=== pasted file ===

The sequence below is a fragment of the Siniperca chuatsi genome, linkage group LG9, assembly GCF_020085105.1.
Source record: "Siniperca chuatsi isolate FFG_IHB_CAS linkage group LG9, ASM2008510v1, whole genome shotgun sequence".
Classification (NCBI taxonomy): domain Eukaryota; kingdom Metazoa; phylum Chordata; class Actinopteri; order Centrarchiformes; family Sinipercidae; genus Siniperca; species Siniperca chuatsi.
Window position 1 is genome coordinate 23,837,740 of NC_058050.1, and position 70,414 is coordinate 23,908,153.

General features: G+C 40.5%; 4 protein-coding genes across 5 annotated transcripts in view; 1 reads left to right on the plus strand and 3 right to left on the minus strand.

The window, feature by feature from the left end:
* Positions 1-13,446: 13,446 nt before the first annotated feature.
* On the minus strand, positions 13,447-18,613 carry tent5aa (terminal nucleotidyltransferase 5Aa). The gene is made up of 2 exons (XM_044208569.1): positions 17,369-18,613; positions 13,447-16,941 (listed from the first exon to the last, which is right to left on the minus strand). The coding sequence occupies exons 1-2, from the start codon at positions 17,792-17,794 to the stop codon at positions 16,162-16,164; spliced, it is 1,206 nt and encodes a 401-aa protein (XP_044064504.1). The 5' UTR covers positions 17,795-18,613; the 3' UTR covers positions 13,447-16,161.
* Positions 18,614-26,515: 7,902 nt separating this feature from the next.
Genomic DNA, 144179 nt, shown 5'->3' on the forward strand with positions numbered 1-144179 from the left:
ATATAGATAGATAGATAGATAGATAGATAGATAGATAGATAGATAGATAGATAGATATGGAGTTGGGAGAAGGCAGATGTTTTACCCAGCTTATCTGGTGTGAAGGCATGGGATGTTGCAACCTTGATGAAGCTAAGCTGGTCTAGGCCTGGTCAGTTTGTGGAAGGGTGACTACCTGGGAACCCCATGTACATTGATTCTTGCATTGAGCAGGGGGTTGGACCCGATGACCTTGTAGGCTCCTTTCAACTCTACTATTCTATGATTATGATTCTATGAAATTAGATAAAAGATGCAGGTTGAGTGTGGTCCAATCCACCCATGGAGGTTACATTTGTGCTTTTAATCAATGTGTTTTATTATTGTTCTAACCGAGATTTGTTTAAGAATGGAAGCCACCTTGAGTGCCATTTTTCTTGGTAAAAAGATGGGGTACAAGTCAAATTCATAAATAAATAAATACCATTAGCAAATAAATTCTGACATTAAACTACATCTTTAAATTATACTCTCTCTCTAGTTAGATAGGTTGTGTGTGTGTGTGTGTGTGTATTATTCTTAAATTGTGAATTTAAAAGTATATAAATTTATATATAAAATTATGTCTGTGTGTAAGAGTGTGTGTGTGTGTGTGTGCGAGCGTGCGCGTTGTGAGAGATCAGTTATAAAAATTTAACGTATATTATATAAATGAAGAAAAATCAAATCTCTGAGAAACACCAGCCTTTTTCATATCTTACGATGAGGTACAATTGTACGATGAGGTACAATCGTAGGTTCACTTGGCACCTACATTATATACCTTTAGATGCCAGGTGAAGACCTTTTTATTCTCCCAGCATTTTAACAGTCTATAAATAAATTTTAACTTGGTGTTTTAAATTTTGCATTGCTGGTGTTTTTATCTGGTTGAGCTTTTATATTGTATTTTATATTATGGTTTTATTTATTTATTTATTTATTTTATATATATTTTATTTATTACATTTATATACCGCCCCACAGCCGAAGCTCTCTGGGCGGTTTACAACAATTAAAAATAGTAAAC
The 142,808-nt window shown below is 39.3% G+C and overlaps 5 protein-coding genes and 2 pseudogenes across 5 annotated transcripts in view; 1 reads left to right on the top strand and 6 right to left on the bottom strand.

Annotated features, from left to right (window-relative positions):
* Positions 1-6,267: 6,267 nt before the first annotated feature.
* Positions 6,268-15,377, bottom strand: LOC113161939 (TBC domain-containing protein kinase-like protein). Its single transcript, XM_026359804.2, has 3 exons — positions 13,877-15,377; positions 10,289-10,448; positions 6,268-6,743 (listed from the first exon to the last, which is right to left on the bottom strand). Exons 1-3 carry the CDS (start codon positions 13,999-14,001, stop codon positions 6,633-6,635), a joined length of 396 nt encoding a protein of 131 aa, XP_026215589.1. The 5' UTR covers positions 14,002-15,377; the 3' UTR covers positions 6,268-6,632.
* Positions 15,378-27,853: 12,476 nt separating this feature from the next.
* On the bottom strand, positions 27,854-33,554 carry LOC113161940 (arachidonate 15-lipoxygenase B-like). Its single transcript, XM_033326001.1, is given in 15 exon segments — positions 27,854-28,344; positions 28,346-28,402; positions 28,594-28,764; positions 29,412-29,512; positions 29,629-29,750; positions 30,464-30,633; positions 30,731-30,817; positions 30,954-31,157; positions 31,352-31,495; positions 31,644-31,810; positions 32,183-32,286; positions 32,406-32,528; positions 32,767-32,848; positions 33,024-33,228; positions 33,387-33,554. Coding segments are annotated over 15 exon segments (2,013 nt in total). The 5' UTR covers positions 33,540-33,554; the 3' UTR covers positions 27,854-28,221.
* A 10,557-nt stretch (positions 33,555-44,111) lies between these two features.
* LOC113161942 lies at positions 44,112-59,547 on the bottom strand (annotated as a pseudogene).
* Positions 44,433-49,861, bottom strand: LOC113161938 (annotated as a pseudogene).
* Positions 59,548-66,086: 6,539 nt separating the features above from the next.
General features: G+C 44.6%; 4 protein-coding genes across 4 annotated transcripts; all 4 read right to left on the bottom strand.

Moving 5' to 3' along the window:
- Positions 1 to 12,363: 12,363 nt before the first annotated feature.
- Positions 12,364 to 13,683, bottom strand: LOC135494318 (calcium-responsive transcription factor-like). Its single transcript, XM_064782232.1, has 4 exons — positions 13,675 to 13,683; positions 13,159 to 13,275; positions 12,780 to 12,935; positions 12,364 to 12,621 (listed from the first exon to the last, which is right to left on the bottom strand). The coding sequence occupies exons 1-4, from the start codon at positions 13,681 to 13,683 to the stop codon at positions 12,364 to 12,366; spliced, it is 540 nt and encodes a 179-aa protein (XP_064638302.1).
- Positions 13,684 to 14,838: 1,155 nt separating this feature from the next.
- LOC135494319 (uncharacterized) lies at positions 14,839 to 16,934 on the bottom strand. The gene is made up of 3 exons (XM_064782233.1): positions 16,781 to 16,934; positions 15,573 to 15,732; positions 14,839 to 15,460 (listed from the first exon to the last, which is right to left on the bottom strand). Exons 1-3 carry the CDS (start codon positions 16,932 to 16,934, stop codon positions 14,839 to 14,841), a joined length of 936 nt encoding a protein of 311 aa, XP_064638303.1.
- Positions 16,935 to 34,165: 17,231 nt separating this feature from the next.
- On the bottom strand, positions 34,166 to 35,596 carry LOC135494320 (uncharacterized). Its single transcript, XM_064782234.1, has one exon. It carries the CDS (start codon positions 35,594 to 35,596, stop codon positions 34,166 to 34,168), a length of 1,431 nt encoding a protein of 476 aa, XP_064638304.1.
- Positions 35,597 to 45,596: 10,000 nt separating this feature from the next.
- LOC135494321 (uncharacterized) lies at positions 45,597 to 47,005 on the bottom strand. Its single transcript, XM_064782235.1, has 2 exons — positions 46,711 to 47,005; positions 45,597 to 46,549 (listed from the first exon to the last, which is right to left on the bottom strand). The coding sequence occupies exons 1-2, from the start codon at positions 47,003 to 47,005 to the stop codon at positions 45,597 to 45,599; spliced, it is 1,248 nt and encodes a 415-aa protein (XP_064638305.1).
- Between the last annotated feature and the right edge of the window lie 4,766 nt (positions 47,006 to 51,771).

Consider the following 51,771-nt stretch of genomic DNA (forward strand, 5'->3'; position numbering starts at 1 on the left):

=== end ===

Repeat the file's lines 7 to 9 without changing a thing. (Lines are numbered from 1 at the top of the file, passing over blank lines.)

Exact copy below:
* Positions 1-13,446: 13,446 nt before the first annotated feature.
* On the minus strand, positions 13,447-18,613 carry tent5aa (terminal nucleotidyltransferase 5Aa). The gene is made up of 2 exons (XM_044208569.1): positions 17,369-18,613; positions 13,447-16,941 (listed from the first exon to the last, which is right to left on the minus strand). The coding sequence occupies exons 1-2, from the start codon at positions 17,792-17,794 to the stop codon at positions 16,162-16,164; spliced, it is 1,206 nt and encodes a 401-aa protein (XP_044064504.1). The 5' UTR covers positions 17,795-18,613; the 3' UTR covers positions 13,447-16,161.
* Positions 18,614-26,515: 7,902 nt separating this feature from the next.